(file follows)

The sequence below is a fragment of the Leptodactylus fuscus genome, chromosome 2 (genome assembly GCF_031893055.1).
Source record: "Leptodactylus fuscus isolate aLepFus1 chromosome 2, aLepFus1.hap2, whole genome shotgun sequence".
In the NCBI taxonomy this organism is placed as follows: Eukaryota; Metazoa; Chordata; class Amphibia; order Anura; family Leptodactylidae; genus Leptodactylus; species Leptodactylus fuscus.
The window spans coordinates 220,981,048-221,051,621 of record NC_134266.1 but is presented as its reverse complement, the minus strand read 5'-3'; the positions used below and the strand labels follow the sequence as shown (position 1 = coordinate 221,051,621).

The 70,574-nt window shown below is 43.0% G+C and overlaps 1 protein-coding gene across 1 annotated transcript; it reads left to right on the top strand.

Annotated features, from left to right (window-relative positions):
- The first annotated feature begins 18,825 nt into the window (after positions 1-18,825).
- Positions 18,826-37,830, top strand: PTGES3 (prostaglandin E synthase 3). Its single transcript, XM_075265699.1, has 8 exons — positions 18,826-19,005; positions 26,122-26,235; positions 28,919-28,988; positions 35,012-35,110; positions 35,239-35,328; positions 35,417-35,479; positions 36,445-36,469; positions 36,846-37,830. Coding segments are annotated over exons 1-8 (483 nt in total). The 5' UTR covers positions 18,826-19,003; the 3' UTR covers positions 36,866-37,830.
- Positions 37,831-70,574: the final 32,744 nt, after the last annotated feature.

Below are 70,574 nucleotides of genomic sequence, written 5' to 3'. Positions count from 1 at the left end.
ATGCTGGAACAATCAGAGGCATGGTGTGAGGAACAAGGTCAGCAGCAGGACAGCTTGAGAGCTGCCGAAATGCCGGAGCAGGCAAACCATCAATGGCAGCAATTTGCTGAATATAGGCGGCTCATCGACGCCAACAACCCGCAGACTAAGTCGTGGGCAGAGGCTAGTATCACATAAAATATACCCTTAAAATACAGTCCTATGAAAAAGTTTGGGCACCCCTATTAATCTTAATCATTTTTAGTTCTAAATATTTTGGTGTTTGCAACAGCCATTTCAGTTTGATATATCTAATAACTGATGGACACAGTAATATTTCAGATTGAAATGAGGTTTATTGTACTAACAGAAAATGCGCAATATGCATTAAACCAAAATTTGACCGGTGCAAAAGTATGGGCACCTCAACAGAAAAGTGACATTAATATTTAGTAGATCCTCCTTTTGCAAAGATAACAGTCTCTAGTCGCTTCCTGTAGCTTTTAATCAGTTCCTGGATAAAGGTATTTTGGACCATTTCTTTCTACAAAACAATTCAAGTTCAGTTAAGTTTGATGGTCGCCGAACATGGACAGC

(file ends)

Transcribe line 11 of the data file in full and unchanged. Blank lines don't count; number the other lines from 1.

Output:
ATGCTGGAACAATCAGAGGCATGGTGTGAGGAACAAGGTCAGCAGCAGGACAGCTTGAGAGCTGCCGAAATGCCGGAGCAGGCAAACCATCAATGGCAGCAATTTGCTGAATATAGGCGGCTCATCGACGCCAACAACCCGCAGACTAAGTCGTGGGCAGAGGCTAGTATCACATAAAATATACCCTTAAAATACAGTCCTATGAAAAAGTTTGGGCACCCCTATTAATCTTAATCATTTTTAGTTCTAAATATTTTGGTGTTTGCAACAGCCATTTCAGTTTGATATATCTAATAACTGATGGACACAGTAATATTTCAGATTGAAATGAGGTTTATTGTACTAACAGAAAATGCGCAATATGCATTAAACCAAAATTTGACCGGTGCAAAAGTATGGGCACCTCAACAGAAAAGTGACATTAATATTTAGTAGATCCTCCTTTTGCAAAGATAACAGTCTCTAGTCGCTTCCTGTAGCTTTTAATCAGTTCCTGGATAAAGGTATTTTGGACCATTTCTTTCTACAAAACAATTCAAGTTCAGTTAAGTTTGATGGTCGCCGAACATGGACAGC